Sensors, displays, and other digital devices are already deeply embedded within the urban infrastructure. In the future, we can expect a wider range of technologies to be integrated into the built environment (including self-driving mechanisms, programmable materials, etc.), giving cities increased ability to respond to citizens' needs. While such developments may still seem far off, we are investigating how intelligent urban infrastructure can affect citizen-led urbanism, and as part of such efforts, creating a next-generation lighting device called AnyLight.
AnyLight is a panel-shaped, programmable lighting device that can mimic the illumination effects of a wide array of light sources, such as spotlight, chandelier, sunlight, etc. The device makes use of an optical principle ("integral illumination") similar to that used in building glasses-free 3D displays. Through fine control of the outgoing light field, the device can simulate the presence of arbitrary light sources positioned behind the panel. In a room fully furnished with AnyLight, light sources of various forms can be made to appear at any location, at any time. We expect the device to initially find use in specialized settings (e.g., film studios), and eventually become one of the most common forms of everyday lighting.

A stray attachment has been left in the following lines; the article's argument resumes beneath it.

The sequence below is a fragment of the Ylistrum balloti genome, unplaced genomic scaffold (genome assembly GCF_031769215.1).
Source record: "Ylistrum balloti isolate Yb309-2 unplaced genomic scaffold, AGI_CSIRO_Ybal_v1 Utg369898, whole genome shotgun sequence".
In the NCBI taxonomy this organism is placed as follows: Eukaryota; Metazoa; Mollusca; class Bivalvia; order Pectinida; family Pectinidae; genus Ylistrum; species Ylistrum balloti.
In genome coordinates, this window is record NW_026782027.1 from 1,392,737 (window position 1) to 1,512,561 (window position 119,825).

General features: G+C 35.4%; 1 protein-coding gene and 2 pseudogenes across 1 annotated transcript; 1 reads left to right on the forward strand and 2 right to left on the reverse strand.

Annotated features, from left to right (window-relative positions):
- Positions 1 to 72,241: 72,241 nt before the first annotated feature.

In future cities where AnyLight has become the norm, lighting may be programmed at the regional scale, responding to the collective needs of the community — colorful lights may adorn the streets during festivals, and nighttime illumination may be minimized to prevent disruptions to wildlife.